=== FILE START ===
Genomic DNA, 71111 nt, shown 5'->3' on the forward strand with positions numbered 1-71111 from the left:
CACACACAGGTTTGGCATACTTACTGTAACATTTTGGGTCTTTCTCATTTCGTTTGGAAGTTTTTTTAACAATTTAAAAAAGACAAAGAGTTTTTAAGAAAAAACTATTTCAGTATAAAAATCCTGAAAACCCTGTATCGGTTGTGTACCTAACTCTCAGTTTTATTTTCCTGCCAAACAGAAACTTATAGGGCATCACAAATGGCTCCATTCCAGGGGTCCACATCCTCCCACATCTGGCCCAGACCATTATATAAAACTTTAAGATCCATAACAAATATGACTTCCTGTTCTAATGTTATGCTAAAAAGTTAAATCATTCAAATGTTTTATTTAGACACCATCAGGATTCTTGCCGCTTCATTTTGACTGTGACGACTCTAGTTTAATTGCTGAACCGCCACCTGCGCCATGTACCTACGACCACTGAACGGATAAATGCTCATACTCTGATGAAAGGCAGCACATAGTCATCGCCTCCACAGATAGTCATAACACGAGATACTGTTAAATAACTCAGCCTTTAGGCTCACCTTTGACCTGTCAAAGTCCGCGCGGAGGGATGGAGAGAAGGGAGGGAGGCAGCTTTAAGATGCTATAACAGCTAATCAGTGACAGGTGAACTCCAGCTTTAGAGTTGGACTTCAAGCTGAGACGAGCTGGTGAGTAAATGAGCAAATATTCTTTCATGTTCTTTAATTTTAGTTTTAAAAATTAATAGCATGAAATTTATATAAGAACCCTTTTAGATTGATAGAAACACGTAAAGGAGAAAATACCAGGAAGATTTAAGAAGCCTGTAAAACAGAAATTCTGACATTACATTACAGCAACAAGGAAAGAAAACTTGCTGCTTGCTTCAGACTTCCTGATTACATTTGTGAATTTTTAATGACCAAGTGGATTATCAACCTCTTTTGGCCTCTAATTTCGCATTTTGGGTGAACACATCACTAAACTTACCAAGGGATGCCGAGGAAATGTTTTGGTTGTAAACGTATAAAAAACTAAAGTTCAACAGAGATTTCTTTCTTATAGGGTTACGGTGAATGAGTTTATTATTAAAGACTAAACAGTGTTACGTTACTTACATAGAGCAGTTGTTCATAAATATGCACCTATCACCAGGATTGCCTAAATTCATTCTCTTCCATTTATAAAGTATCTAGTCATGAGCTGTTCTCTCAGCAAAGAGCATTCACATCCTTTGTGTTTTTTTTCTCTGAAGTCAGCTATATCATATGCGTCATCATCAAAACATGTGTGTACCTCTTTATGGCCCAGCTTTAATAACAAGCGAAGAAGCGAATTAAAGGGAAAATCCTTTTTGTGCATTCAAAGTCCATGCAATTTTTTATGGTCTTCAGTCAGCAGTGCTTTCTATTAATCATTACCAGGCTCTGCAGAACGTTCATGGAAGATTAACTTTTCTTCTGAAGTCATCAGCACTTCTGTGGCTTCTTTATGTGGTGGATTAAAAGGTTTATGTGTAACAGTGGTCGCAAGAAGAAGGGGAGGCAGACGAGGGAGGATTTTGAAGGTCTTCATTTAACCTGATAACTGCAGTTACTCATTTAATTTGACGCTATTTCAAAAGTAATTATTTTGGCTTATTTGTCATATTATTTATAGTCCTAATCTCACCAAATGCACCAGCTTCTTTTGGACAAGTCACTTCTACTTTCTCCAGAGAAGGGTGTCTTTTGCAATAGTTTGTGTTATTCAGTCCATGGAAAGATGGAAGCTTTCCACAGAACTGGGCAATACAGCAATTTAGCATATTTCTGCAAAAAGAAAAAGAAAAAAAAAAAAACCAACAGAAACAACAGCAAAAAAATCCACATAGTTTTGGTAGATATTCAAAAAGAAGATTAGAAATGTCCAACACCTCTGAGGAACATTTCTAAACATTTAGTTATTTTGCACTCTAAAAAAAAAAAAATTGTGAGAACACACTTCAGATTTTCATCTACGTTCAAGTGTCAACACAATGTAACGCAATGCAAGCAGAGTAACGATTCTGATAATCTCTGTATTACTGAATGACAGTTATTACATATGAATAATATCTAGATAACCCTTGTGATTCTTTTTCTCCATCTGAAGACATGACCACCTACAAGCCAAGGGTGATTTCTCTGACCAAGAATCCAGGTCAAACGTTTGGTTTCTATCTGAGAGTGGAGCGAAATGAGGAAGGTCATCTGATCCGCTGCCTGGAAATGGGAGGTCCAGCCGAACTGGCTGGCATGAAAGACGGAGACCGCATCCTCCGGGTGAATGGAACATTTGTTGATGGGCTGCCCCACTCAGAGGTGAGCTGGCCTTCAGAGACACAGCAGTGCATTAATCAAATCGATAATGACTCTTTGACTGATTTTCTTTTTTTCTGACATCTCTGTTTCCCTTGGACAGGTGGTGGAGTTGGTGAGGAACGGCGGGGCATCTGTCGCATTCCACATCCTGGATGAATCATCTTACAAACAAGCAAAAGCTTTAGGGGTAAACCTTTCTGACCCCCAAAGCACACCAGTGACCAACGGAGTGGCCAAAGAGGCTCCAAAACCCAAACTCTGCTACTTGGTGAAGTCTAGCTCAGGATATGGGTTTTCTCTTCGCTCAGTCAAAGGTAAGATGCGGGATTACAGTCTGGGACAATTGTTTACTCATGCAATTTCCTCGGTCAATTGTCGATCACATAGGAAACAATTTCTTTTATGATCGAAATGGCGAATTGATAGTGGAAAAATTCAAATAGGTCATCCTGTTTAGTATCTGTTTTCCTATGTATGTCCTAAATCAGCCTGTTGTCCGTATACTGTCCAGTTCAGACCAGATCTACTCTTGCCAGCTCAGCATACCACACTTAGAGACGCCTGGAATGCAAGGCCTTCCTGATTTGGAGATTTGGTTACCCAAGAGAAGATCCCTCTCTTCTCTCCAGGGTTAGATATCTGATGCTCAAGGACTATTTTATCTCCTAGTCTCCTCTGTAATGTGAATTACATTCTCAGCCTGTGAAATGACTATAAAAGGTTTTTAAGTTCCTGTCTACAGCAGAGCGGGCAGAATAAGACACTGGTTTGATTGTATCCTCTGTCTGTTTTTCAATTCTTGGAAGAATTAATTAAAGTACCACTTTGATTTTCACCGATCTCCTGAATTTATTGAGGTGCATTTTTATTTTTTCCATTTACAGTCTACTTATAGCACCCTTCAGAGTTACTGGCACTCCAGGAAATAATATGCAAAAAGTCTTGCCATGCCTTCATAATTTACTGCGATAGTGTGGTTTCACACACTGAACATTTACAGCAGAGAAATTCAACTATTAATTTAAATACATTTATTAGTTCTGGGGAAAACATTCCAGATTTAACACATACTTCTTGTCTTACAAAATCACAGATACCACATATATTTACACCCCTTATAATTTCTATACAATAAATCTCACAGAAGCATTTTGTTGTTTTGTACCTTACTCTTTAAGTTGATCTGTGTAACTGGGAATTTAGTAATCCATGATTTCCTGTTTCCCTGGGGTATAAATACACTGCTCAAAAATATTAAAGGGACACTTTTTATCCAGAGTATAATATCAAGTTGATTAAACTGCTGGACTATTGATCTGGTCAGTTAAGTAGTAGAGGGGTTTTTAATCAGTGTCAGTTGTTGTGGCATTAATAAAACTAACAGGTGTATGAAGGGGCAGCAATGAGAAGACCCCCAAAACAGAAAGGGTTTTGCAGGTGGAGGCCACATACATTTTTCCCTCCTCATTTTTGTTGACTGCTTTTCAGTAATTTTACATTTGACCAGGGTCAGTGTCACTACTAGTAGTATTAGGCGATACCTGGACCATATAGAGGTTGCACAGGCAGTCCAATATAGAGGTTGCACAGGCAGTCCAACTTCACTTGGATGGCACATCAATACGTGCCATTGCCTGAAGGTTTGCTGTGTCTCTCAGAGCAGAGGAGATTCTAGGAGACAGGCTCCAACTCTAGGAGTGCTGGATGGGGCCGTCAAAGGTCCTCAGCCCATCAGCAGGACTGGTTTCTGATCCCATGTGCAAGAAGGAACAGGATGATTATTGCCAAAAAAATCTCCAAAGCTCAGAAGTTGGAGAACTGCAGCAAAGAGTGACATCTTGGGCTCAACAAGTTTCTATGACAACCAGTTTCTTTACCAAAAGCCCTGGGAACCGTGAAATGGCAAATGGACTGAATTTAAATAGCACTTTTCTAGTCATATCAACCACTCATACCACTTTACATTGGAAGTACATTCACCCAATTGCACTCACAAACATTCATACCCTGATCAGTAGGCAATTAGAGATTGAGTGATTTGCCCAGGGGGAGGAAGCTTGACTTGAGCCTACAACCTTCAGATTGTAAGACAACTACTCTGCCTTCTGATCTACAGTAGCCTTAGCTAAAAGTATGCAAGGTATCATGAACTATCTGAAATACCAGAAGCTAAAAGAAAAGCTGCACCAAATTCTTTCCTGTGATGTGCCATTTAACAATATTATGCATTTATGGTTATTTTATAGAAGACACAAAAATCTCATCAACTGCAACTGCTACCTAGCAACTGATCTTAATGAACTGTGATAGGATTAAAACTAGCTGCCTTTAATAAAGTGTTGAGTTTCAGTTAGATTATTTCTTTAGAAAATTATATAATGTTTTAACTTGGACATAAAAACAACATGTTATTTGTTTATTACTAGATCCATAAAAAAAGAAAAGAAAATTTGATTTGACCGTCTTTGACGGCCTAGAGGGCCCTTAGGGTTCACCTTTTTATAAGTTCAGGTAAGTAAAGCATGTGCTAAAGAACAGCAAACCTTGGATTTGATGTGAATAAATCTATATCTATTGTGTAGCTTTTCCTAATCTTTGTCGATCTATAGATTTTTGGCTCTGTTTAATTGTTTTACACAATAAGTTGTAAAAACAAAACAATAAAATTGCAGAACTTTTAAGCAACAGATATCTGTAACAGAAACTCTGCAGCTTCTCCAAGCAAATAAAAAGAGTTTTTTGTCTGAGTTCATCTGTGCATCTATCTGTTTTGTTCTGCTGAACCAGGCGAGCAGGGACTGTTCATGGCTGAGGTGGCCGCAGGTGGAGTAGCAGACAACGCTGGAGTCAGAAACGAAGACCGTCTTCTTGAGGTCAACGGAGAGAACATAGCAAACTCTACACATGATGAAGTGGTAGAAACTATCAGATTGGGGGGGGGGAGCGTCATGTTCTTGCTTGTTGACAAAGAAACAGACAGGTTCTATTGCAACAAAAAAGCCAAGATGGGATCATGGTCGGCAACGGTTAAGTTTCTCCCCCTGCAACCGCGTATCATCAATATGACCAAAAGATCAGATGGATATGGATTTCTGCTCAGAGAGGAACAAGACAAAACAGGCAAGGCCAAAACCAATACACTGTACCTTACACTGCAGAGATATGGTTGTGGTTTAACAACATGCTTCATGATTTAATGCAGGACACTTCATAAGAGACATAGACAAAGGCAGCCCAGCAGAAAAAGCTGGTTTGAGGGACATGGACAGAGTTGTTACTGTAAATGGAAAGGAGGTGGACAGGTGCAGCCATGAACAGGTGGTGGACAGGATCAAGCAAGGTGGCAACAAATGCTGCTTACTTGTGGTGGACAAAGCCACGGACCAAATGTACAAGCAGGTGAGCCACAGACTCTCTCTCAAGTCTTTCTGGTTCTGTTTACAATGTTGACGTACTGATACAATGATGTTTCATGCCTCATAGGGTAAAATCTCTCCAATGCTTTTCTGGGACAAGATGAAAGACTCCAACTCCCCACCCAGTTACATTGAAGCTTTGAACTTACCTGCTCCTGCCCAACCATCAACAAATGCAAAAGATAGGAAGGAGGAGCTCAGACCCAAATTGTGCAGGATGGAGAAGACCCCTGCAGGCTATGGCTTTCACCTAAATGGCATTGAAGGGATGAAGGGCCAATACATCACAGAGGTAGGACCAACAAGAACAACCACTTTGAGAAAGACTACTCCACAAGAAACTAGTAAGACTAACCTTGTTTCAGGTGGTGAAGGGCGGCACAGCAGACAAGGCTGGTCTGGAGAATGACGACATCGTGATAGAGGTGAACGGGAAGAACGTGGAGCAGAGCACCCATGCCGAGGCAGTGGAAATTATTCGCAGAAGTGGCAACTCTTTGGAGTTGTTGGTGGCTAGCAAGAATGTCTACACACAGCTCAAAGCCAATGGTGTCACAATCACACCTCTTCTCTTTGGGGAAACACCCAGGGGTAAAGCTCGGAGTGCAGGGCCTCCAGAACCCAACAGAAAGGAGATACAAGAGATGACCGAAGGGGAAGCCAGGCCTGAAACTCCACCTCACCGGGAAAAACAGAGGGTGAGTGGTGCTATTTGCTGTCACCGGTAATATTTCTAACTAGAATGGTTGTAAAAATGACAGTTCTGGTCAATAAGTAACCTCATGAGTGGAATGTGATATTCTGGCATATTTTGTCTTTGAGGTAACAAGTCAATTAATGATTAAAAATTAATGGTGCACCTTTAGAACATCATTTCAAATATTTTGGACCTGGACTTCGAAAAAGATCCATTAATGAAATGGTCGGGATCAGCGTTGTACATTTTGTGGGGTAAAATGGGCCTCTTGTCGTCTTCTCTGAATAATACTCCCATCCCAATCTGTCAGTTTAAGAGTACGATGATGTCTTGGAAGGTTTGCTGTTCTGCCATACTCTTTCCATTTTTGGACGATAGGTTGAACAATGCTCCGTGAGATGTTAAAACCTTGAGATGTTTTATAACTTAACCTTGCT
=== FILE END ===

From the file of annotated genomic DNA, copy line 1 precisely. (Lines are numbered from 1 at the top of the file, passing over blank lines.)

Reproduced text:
Genomic DNA, 71111 nt, shown 5'->3' on the forward strand with positions numbered 1-71111 from the left: